Home sales may have belly-flopped in July, but the average sales price of a single-family home just kept on pushing into record territory in Arlington, according to new sales data.
Will that be a symbol of the “new normal” in local real estate – fewer sales, higher prices – or is it something of a bacchanalian feast before a significant correction approaches? Only time will tell.
A total of 245 properties went to closing in Arlington last month, according to figures reported from MarketStats by ShowingTime based on listing activity from Bright MLS. That’s down 26 percent from the 342 sales recorded a year before.
Sales were down but the average sales price of $894,779 was up 13.8 percent, due in part to a larger percentage of single-family homes in the sales mix for the month – 42 percent of all sales compared to 34 percent a year before.
(While single-family transactions were down 12% to 103 for the month, sales in the townhouse/condo sector plummeted 37% to 142.)
The average sales price of single-family homes rose a seemingly incredible, given cooling market conditions, 17 percent to just over $1.4 million, while the average sales prices of attached homes ($526,720) and condominiums ($460,294) were down 7.5 percent and 9.2 percent, respectively.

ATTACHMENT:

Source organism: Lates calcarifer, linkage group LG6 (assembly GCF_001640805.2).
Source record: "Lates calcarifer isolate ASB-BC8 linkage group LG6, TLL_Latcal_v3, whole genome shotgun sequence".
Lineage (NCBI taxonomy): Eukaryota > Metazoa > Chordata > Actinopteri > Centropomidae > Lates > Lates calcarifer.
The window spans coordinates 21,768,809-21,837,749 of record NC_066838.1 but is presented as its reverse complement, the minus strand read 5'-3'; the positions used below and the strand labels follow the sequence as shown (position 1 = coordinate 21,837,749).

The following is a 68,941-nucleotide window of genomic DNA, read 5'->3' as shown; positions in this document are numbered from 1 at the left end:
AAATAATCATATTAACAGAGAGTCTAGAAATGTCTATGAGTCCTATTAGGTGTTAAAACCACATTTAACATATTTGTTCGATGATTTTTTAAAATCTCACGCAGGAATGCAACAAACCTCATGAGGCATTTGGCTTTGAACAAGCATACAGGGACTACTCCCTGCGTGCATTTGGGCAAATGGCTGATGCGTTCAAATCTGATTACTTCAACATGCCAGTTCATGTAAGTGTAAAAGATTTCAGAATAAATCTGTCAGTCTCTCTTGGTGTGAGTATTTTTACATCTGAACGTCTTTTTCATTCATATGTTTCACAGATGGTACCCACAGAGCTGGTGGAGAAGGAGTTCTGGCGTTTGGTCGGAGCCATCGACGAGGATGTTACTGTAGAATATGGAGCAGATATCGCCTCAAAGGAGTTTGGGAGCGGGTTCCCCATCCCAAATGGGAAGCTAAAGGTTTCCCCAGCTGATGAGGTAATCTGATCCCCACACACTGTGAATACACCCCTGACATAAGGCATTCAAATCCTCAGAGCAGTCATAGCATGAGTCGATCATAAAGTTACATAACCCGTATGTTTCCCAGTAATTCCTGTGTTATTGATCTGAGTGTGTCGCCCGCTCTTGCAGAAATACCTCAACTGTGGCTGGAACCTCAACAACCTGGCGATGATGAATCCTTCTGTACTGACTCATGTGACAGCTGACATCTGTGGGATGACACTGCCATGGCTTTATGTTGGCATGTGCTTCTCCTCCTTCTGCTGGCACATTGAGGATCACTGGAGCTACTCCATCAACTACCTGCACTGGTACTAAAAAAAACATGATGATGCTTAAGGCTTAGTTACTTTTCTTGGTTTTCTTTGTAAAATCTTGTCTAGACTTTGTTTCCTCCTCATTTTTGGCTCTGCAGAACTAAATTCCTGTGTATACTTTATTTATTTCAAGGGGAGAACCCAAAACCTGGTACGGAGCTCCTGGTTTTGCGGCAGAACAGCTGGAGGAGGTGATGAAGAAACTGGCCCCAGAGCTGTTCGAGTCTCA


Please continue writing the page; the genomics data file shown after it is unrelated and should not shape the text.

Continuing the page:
A total of 77 properties went to closing for more than $1 million, including five for $2.5 million or higher.
Add it all up, and total sales volume for the month stood at just over $218 million, down 18.3 percent from just under $267 million a year before.
While sales were dropping, sellers who made a love connection with a buyer were making out OK: It took an average of 20 days between listing and ratified sales contract for homes that went to closing in July, and homes sold, on average, for 99.4 percent of original listing price – both up from a year before. Just over half of homes found a buyer within 10 days of going on the market.
Conventional mortgages represented the method of transacting sales in 170 cases, followed by cash in 49 instances and VA-backed loans in 22.
Inventory, which at one point had been exceptionally tight in Arlington, is now only somewhat so: The 461 properties on the market at the end of the month represented a supply of 1.9 months, still somewhat in pro-seller territory.
But there’s little question the slowing sales will continue, as the number of homes that were listed as pending were down by nearly 30 percent compared to July 2021.
Figures represent most, but not all, home sales in the market. All July 2022 figures are preliminary and are subject to revision.